[Review] Get Off Your “But”

I must admit that I’m intrigued by the whole “Self Help” book genre. I can’t say that I’ve read a huge number of them, but I’ve sampled some. I’ve always been a firm believer that you can learn just about anything from a book, and it’s definitely the first place I go when I’m trying to become familiar with a new concept.

There’s something about self help books, though, that have always given me the feeling that I was somehow cheating.  The real big “lessons of life” need to be figured out on your own. They’re like mistakes — someone else can’t make them for you.

Having said that, I was intrigued by the title of Sean Stephenson’s book, Get Off Your “But.” It had a good sound to it, and I’ve always been a proponent of getting up and doing something when you want to solve a problem.

While Get Off Your “But” was a good title, the book itself lacked real meat, and I didn’t feel that it added much original content to the subjects that it presented.

The Blurb from the Back

In addition to presenting Sean Setphenson’s unbelievable life story, Get Off Your “But” offers anyone who needs to conquer fears and insecurities a hands-on guide for overcoming the forces of negativity and self sabotage. Sean — a successful psychotherapist — shows what it takes to overcome the big bumps in the road, elimate excuses, end insecurities, and ultimately stand up for happiness and success in life. As sean exaplains, anyone can fall victim to the “Buts”:

“But” Fears (BUT what if I fail…)

“But” Insecurities (BUT I’m not good enough…)

“BUT” Excuses (BUT there’s no time…)

Get Off Your “But” offers a practical guide for putting fear behind you and building the inner resources to become self-confident at work and at home. It’s time to get off your “but” and start leading the life you dream.

Don’t Go Too Easy on Me

Get Off Your “But” breaks itself down into six lessons (Start Connecting, Watch What You Say to Yourself, Master Your Physical Confidence, Focus Your Focus, Choose Your Friends Wisely, Take Full Responsibility). Each lesson describes the authors ideas on the topic, with multiple breakouts into how the lesson impacted his own life. After each lesson, the author also presents a “case study” of someone who put the lesson into practice with positive results.

The first lesson, Start Connecting, was the one I enjoyed the most, as it had the most concrete examples. The ten things that the author learned from Bill Clinton about connection were really interesting, and could be taken away and used almost immediately. However, in many of the other lessons, I didn’t feel that the author gave enough “tools” that were as practical in the real world.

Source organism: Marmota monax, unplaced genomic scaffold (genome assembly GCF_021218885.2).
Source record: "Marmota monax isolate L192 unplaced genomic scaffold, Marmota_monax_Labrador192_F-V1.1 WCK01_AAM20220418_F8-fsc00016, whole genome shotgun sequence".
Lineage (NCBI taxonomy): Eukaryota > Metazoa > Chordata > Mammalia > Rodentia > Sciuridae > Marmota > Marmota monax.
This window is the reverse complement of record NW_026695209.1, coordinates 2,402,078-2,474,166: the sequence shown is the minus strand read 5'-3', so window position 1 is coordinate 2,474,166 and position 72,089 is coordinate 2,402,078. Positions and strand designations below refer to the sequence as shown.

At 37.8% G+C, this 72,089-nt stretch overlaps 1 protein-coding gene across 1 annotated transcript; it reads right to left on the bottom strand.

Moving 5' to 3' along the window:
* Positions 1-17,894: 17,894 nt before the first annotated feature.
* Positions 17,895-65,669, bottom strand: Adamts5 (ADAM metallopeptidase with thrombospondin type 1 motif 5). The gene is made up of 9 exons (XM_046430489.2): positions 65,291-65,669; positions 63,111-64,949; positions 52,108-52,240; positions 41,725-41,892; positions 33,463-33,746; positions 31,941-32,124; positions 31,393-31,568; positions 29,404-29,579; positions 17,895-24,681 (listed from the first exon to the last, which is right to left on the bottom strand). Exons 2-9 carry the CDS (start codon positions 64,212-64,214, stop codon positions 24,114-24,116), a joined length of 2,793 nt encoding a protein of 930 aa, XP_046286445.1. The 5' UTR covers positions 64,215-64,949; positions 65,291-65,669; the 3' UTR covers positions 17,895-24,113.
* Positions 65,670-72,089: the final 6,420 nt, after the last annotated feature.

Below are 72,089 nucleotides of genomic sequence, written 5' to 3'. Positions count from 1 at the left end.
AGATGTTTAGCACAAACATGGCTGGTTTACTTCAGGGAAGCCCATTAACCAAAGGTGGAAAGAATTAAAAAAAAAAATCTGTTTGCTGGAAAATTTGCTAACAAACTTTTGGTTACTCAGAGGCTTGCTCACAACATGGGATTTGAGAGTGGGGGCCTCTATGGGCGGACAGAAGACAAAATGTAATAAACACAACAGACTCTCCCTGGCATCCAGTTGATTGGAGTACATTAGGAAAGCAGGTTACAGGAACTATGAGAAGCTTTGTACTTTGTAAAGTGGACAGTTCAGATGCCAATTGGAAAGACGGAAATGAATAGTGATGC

I’ve mentioned in previous book reviews, that there is a difficult balance to strike when discussing a “technical” topic that your audience might not be that familiar with. You have to be careful not to weigh people down with too much technical detail, but you have to be sure not to talk down to them, either.  I think on this scale, Get Off Your “But” falls on the latter side of the scale. Many times, the topics are discussed at such high levels as to be oversimplified.

Inside Self Help

The other thing that struck me with this book, is that I never felt like I had an “a-ha” moment, where the author said something original and unique. I kind of hate to say this, as the author’s personal stories throughout the book show that he really has made it through quite a few challenges, and it’s hard to point to something specific in this, but I just never felt like I was hearing something new.

Along with this are various parts of the book, which had a kind of “inside baseball” feel to it. When the author speaks of his meeting with Tony Robbins, for example, I couldn’t connect with the excitement the author was feeling. At other points in the book, there are also details of the self help and motivational speaking world that I’m just not a part of, so it left me feeling like I wanted to skip over that section.

Why You Shouldn’t Listen To Me

Of course, having said all of this, the irony of the whole thing is that it’s taken me a good three months to read and write a review of a book called Get Off Your “But”. So, in the end, maybe I’m not the person you should be listening to.

Grade: C
Who would like this book: People in the business of motivational speaking who are interested in Sean Stephenson’s life.
Who would not like this book: People looking for more concrete tools for self-motivation.

Note: This book was sent to me as a review copy. While I try not to let this alter my review, I feel that it is only fair, in the interest of full disclosure, to let you know.

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